FIG. 9A through FIG. 9M show a fabrication process of a semiconductor memory device related to an embodiment.

In FIG. 9A, as an example, a surface of a p-type silicon substrate 31 is oxidized to form an initial oxide film 30 and a silicon nitride film 33 on the oxide film 30. A resist pattern is formed to cover a peripheral transistor part and a memory cell part (not shown), and the silicon nitride film 33, the initial oxide film 30, and silicon substrate 31 are etched; the etching is followed by removal of the resist pattern. After the etching process, a trench 14 is formed at predetermined parts of a peripheral transistor region and a memory cell region. The etching depth of the silicon substrate 31 contributes to the capacitance of the memory cell region. The depth may be modified according to the device design. An example in FIG. 9A shows that approximately 300 nm of the silicon nitride film 33 is etched off from its surface. Next, a flattening process using a CMP technique is applied after covering the whole silicon substrate with a silicon dioxide film 32.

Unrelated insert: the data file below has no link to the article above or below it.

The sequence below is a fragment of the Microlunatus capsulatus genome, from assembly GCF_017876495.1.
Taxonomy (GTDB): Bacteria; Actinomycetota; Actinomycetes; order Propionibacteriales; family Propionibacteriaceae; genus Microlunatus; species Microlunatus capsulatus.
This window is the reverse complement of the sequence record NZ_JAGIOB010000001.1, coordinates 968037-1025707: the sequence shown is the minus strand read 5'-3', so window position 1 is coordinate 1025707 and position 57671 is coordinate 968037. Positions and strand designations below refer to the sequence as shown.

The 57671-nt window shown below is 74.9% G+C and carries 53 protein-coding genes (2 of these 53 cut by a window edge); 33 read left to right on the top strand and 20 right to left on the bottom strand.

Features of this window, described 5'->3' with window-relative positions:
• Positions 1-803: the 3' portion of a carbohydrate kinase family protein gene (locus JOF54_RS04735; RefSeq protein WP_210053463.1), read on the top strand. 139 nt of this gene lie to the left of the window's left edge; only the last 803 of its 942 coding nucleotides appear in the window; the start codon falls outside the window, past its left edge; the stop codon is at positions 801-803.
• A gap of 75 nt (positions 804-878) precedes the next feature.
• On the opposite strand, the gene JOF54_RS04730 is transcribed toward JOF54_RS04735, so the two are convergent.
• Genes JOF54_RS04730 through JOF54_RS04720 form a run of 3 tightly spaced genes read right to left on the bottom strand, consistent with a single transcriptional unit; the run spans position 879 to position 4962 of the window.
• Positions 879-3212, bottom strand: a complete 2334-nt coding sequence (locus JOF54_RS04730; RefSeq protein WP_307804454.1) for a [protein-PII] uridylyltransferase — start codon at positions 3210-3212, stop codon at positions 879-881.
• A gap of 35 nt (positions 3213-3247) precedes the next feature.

FIG. 9B indicates that a resist pattern (not shown) with an opening over the memory cell area is used to etch the corresponding part of the silicon dioxide film 32 of the device isolation (STI) about 250 nm thick, and approximately 50 nm of the silicon dioxide film 32B is retained on the bottom of the trench 14; this etching is followed by removal of the resist pattern.

FIG. 9C indicates that the remaining silicon nitride film 33 and initial oxide film 30, which are unnecessary for the following process, are removed (wet etching) by using a solution of phosphoric acid or hydrogen fluoride (HF). As a result, a deep STI 40 a and a shallow STI 40 b are formed on the same substrate. In the following, a thick silicon dioxide film 34 10 nm in thickness is formed on the silicon substrate 31 as a protecting film for ion implantation to form the wells.